6. Ekpe Udoh (Baylor)

17.3 mpg, 4.3 ppg, 3.3 rpg. Udoh played in 76 games for the Bucks, starting in 9 of them.

7. Greg Monroe (Georgetown)

33.2 mpg, 16.0 ppg, 9.6 rpg, 3.5 apg. Monroe played in 81 games for the Pistons, starting in all of them.

8. Al-Farouq Aminu (Wake Forest)

27.2 mpg, 7.3 ppg, 7.7 rpg. Aminu played in 76 games for the Hornets, starting in 71 of them.

9. Gordon Hayward (Butler)

29.2 mpg, 14.1 ppg, 3.1 rpg, 3.0 apg. Hayward played in 72 games for the Jazz, starting in 27 of them.

10. Paul George (Fresno State)

37.6 mpg, 17.4 ppg, 7.6 rpg. George played in 79 games for the Pacers, starting in all of them.

25. Dominique Jones (USF)

Jones is currently playing 31.1 mpg in the D-League. He is averaging 15.8 ppg.

30. Lazar Hayward (Marquette)

Hayward is currently injured. Hayward was waived by the D-League’s LA D-Fenders on April 4th. Hayward has bounced around between the NBA and the D-League since his arrival in the league.

40. Lance Stephenson (Cincinnati)

29.2 mpg, 8.8 ppg, 3.9 rpg. Stephenson played in 78 games for the Pacers, starting in 72 of them.

60. Dwayne Collins (Miami)

Collins last played for the Cimberio Varese team in Italy during the 2010-2011 season.

Article written by Ally Tucker

I once successfully requested "The Wobble" to be played 6 times at one wedding.

16 Comments for Since You’ve Been Gone… How the last 3 years’ NBA draft picks have panned out…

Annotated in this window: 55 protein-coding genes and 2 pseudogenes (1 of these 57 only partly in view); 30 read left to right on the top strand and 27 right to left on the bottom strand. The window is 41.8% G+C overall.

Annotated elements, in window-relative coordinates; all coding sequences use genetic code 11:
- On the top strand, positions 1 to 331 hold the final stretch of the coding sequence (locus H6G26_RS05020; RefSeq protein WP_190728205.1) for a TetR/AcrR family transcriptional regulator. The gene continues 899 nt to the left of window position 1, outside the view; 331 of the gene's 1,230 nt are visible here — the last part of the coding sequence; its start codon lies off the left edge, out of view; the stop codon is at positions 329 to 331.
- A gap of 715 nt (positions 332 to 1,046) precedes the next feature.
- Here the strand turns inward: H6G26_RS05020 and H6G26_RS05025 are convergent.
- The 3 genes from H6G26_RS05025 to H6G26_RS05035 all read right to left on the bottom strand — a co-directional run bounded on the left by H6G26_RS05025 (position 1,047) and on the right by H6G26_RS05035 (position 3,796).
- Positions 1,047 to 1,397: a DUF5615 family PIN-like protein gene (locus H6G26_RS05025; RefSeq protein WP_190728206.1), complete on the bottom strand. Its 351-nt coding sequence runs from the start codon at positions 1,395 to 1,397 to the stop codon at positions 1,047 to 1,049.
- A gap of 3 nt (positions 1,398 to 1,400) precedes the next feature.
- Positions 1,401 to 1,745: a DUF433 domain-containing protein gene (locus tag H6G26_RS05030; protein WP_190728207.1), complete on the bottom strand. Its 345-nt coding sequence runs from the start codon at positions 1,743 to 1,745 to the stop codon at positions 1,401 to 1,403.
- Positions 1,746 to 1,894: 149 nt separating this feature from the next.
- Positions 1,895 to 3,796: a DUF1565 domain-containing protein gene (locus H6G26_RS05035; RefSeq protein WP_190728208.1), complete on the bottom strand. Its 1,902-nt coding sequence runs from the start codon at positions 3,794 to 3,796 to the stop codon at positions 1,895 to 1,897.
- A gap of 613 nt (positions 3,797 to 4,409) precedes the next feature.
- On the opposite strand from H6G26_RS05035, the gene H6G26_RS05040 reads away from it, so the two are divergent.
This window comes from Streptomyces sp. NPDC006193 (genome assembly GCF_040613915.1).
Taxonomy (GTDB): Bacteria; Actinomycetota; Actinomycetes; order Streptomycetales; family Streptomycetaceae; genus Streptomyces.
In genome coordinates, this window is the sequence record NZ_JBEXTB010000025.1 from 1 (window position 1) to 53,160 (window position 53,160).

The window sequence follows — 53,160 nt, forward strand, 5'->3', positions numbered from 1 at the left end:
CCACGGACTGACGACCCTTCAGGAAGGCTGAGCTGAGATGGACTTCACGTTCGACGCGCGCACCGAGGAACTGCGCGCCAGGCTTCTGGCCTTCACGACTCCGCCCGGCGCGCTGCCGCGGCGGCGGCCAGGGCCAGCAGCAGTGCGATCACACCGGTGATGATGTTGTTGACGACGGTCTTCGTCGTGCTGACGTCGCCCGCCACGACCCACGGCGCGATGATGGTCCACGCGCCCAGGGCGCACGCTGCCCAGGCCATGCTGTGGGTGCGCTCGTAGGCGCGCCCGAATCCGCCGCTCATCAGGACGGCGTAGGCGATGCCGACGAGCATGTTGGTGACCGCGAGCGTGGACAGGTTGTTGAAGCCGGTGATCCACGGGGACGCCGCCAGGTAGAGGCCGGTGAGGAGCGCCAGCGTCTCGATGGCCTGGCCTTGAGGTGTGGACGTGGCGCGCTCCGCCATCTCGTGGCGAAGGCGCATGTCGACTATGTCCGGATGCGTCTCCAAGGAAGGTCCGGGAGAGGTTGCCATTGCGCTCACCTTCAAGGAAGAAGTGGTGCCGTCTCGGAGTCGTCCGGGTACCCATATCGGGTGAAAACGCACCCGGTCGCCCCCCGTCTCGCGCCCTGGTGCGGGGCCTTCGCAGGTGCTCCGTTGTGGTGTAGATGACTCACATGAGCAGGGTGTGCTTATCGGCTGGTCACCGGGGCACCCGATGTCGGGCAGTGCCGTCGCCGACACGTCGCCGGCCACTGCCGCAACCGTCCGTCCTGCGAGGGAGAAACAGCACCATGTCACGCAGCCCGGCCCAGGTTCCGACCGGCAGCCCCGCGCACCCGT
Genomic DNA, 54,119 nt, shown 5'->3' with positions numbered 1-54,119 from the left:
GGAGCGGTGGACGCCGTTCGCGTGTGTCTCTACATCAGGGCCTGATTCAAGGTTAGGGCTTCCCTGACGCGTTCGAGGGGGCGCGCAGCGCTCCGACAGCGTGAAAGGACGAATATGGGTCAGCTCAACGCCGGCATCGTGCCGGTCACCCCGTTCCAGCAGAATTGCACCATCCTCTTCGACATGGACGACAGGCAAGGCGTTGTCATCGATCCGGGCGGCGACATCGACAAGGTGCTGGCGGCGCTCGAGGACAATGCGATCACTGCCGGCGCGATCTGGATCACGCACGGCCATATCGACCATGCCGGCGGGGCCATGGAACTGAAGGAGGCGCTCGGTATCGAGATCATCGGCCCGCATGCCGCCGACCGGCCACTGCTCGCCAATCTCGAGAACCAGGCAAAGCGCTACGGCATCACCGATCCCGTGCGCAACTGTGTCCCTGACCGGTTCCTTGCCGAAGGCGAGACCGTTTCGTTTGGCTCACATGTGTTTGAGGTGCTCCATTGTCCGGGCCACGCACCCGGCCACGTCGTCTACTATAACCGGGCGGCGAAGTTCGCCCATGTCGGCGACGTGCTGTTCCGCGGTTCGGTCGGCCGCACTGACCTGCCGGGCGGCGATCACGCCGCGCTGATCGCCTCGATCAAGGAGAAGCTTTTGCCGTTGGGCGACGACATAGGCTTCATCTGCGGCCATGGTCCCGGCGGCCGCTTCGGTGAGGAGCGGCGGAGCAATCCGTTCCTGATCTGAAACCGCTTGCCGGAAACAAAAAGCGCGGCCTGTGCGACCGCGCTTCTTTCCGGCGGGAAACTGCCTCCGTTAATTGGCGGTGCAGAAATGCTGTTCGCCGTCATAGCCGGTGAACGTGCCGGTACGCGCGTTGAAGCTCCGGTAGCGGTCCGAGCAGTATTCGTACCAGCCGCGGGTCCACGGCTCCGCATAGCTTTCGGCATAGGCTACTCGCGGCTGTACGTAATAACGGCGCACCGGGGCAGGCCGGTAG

1. John Burke
    5:07 pm April 18, 2013 Permalink

    Great post idea… that must have been tedious as hell to type out but it was definitely an interesting read. Isiah Thomas is the man



  2. dave
    5:25 pm April 18, 2013 Permalink

    might be time to cut back on posts & worry bout quality over quantity. just throwing that out there….



  3. Why?
    5:48 pm April 18, 2013 Permalink

    why?



  4. realcat
    5:49 pm April 18, 2013 Permalink

    Did Ally turn Into BTI?



  5. John Burke
    5:50 pm April 18, 2013 Permalink

    I liked the post. It’s not like the posts are pushing themselves at you



  6. hate to say it
    5:53 pm April 18, 2013 Permalink

    Kyrie Irving is easily the best of this bunch. Then Boogie, then Lillard



  7. beanie weanies for breakfast
    5:56 pm April 18, 2013 Permalink

    Thumbs up #5. If ya don’t like the posts here start your own site and put what you want on it!



  8. CoolPost
    5:57 pm April 18, 2013 Permalink